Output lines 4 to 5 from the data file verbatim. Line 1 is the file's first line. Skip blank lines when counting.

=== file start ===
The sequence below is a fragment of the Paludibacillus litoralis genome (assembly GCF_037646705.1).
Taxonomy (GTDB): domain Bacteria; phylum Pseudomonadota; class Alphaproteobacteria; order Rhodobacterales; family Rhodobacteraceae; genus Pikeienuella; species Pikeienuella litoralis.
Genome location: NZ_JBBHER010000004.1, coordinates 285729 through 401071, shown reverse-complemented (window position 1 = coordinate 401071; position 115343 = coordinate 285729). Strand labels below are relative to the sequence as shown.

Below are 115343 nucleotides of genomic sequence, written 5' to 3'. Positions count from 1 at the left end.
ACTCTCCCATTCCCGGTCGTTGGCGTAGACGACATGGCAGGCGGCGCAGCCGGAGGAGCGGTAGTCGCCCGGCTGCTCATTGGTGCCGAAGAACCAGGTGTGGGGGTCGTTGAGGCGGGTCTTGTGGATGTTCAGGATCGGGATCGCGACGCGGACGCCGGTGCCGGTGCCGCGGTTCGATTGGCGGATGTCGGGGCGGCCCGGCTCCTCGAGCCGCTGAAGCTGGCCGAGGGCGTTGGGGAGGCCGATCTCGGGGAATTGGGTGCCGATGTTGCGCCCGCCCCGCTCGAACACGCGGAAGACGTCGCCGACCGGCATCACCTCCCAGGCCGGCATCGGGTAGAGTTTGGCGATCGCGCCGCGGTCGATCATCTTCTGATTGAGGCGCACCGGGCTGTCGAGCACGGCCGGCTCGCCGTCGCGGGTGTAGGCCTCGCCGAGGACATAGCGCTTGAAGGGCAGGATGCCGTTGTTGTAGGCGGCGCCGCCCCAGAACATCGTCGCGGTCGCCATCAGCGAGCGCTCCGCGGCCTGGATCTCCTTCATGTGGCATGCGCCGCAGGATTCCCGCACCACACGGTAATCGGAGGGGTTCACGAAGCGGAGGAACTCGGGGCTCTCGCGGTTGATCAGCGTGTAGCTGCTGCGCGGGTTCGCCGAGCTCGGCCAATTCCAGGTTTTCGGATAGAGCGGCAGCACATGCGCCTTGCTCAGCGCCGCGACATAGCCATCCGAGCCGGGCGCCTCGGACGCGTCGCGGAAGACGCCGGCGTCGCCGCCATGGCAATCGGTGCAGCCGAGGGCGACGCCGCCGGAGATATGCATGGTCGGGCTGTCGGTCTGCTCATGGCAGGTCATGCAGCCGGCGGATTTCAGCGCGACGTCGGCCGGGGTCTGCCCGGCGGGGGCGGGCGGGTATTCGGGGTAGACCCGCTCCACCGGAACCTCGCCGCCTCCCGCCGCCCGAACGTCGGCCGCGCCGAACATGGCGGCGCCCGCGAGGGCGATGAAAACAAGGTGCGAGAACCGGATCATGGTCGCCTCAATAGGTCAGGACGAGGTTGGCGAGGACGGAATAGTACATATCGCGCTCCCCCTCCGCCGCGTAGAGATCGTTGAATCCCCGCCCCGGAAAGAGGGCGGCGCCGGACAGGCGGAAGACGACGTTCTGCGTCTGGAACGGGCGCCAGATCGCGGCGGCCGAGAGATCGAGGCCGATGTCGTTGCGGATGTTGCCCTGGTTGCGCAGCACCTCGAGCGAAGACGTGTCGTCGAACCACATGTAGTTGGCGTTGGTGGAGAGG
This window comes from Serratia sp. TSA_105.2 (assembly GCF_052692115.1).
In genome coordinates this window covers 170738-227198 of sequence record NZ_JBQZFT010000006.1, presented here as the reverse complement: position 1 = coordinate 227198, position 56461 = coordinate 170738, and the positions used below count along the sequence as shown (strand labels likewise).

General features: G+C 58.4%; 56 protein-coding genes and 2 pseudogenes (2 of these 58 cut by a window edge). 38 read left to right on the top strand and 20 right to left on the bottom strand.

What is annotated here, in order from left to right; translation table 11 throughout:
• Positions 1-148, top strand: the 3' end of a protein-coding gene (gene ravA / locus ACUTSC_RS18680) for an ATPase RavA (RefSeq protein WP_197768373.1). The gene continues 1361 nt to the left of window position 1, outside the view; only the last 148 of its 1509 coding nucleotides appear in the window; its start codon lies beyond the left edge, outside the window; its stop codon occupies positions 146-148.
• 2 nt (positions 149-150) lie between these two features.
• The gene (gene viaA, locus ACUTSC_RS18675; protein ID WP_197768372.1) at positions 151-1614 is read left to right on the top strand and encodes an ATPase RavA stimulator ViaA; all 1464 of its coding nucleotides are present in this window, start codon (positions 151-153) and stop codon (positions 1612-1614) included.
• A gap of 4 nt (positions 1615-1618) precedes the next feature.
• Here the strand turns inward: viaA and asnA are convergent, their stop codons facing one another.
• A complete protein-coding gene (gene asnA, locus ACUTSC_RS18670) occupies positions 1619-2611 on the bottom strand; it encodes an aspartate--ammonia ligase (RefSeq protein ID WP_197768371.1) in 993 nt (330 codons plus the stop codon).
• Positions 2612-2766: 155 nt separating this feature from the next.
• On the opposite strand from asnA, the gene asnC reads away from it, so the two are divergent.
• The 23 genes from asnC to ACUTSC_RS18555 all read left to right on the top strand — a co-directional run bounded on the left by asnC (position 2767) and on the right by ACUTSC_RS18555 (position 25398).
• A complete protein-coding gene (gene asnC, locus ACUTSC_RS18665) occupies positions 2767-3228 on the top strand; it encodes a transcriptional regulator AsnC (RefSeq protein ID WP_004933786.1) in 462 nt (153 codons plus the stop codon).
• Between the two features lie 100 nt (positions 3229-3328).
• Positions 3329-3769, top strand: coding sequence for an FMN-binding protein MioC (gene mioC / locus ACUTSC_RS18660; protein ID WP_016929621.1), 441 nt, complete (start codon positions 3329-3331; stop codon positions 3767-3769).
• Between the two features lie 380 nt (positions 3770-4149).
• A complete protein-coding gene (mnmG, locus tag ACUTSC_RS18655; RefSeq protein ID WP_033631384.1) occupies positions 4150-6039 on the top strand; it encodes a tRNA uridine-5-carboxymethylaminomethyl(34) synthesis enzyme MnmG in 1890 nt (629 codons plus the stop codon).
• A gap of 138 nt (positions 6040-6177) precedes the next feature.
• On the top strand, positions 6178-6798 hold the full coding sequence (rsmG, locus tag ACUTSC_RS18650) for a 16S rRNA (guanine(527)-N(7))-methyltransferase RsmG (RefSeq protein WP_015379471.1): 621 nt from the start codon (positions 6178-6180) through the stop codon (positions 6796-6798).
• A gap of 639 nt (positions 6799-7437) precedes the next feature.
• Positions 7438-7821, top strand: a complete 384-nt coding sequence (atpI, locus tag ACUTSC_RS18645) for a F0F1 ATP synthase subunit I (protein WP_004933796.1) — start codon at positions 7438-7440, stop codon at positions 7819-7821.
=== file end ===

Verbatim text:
Below are 115343 nucleotides of genomic sequence, written 5' to 3'. Positions count from 1 at the left end.
ACTCTCCCATTCCCGGTCGTTGGCGTAGACGACATGGCAGGCGGCGCAGCCGGAGGAGCGGTAGTCGCCCGGCTGCTCATTGGTGCCGAAGAACCAGGTGTGGGGGTCGTTGAGGCGGGTCTTGTGGATGTTCAGGATCGGGATCGCGACGCGGACGCCGGTGCCGGTGCCGCGGTTCGATTGGCGGATGTCGGGGCGGCCCGGCTCCTCGAGCCGCTGAAGCTGGCCGAGGGCGTTGGGGAGGCCGATCTCGGGGAATTGGGTGCCGATGTTGCGCCCGCCCCGCTCGAACACGCGGAAGACGTCGCCGACCGGCATCACCTCCCAGGCCGGCATCGGGTAGAGTTTGGCGATCGCGCCGCGGTCGATCATCTTCTGATTGAGGCGCACCGGGCTGTCGAGCACGGCCGGCTCGCCGTCGCGGGTGTAGGCCTCGCCGAGGACATAGCGCTTGAAGGGCAGGATGCCGTTGTTGTAGGCGGCGCCGCCCCAGAACATCGTCGCGGTCGCCATCAGCGAGCGCTCCGCGGCCTGGATCTCCTTCATGTGGCATGCGCCGCAGGATTCCCGCACCACACGGTAATCGGAGGGGTTCACGAAGCGGAGGAACTCGGGGCTCTCGCGGTTGATCAGCGTGTAGCTGCTGCGCGGGTTCGCCGAGCTCGGCCAATTCCAGGTTTTCGGATAGAGCGGCAGCACATGCGCCTTGCTCAGCGCCGCGACATAGCCATCCGAGCCGGGCGCCTCGGACGCGTCGCGGAAGACGCCGGCGTCGCCGCCATGGCAATCGGTGCAGCCGAGGGCGACGCCGCCGGAGATATGCATGGTCGGGCTGTCGGTCTGCTCATGGCAGGTCATGCAGCCGGCGGATTTCAGCGCGACGTCGGCCGGGGTCTGCCCGGCGGGGGCGGGCGGGTATTCGGGGTAGACCCGCTCCACCGGAACCTCGCCGCCTCCCGCCGCCCGAACGTCGGCCGCGCCGAACATGGCGGCGCCCGCGAGGGCGATGAAAACAAGGTGCGAGAACCGGATCATGGTCGCCTCAATAGGTCAGGACGAGGTTGGCGAGGACGGAATAGTACATATCGCGCTCCCCCTCCGCCGCGTAGAGATCGTTGAATCCCCGCCCCGGAAAGAGGGCGGCGCCGGACAGGCGGAAGACGACGTTCTGCGTCTGGAACGGGCGCCAGATCGCGGCGGCCGAGAGATCGAGGCCGATGTCGTTGCGGATGTTGCCCTGGTTGCGCAGCACCTCGAGCGAAGACGTGTCGTCGAACCACATGTAGTTGGCGTTGGTGGAGAGG